If there’s one thing that 2018 taught us, it’s that nothing in healthcare or healthcare technology is predictable. No one knows this more than hospitals, health systems and provider organizations.
As I was thinking about last year, I wanted to share a little bit of what we at LexisNexis have learned and think may bubble up as we push forward into 2019.
We held an early 2018 CIO focus group with the College of Healthcare Information Management Executives (CHIME). Their predictions for the year’s top priorities were pretty spot on:
- data security
- identity authentication
- the need for a national patient identifier
- patient record linking
- governance of patient and provider directories.
The goal isn’t just to implement the EMR anymore. It goes much deeper and is far reaching.
Our CIOs started 2018 optimistic about interoperability, and they are usually the individuals charged with the task. It’s a daily challenge that affects their ability to exchange and govern all clinical data. When the Centers for Medicare and Medicaid (CMS) changes their branding for Meaningful Use to Promoting Interoperability, you know it must be a priority. The funny thing is, when we asked CIOs to define interoperability, it meant something different to everyone. The key to success will be simple —the systems need to talk to each other—maybe with CMS driving the charge, it can be achieved in 2019, but the jury is still out.
The problem now is—they’re all different systems. Until we have a national patient identifier that makes medical records transferable, or a magic bullet to make differing EMR systems interoperable, there will be a disconnect. Pardon the pun.
This disconnect creates a ripple effect that spreads far beyond just healthcare technology systems. Disparate systems affect cost, outcomes, data security, patient safety, data integrity and governance—all topics that topped the list of our CIOs.
Population Health for All
Accountable Care Organizations (ACOs) are (finally) making money and showing that a risk-bearing care model can and may be more effective than bundled payments for risk, patient care and cost savings when targeted populations are better managed.
The success or failure of the Medicare Shared Savings Program has yet to be determined, but emerging data on reducing readmissions and cost-savings with these new payment models are a good sign.
I would argue that the risk stratification of covered patients is the secret weapon for ACO success. ACOs are well positioned to charge to the forefront of new care delivery models. The shift to value-based care is far from over and 2019 will prove to be the year that makes or breaks ACOs. And it will show how data insights like social determinants of health data will play into breaking down barriers to care, population health strategies, and care management and delivery.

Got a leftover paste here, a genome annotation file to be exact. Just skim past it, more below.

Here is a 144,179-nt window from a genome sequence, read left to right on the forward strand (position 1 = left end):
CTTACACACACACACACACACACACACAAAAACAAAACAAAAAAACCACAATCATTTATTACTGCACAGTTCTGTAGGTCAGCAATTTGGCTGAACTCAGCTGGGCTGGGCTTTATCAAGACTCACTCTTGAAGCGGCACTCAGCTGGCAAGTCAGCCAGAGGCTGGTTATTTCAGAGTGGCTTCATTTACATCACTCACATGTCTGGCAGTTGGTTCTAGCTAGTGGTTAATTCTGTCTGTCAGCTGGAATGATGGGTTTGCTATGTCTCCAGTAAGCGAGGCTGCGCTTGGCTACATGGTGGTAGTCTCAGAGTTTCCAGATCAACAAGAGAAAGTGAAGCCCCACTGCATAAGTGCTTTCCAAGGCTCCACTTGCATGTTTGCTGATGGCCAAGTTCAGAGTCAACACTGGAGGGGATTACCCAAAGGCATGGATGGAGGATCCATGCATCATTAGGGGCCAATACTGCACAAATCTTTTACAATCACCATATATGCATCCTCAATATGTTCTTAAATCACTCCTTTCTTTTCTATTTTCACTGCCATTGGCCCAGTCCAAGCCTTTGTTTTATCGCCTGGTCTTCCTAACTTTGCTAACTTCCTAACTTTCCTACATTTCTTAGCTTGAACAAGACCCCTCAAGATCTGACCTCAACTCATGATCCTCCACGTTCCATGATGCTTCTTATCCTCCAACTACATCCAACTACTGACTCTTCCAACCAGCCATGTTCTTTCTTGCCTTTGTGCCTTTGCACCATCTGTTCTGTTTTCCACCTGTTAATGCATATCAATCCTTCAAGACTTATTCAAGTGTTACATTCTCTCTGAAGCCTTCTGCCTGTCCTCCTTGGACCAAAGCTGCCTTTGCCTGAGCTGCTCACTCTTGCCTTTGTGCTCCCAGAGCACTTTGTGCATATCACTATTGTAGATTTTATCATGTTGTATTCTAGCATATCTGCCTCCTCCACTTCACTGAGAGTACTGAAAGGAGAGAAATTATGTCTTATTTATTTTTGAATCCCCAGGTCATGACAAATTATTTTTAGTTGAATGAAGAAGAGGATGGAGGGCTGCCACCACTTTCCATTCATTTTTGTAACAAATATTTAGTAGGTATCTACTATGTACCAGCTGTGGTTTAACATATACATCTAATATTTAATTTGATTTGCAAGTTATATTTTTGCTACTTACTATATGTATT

Consumerism and Emerging Healthcare Technology
With players like Apple and Amazon entering the market, and CMS handing the management of medical records over to the patient, the healthcare patient as a consumer will further the need for better management and security of the millions of data points these big companies will collect.
Patient engagement will take on a new level of importance. However, the challenge is that the problems faced by providers in getting patients engaged in their care may not improve simply because it’s now coming from Apple.
And, the difference in reaching or not reaching those patients/consumers could impact their performance metrics, care coordination outcomes and ultimately, costs. Just because a tech giant powers it, doesn’t mean the challenge of patient engagement gets any easier.
Another top priority of our focus group was data security. They worry that all these changes and new players entering the market puts data at even higher risk for breach. Provider organizations struggle enough to authenticate the identities of individuals coming into their portals and systems. How will that play out when records are handed over to patients or third party healthcare technology providers? As mergers and acquisitions cause data to become increasingly intertwined and shared, the opportunity for breach and theft grows exponentially. I believe data security is and will continue to be top of mind next year and for many to come.
2018 was a big year for healthcare providers. Federal regulations and requirements took a big turn. We’ll be talking to CIOs later this month to see how 2018 shaped up and what’s keeping them up at night in 2019. The one theme that ties all of these challenges together is patient care. It’s the shared driver for all of them that makes the state of change the one constant in healthcare.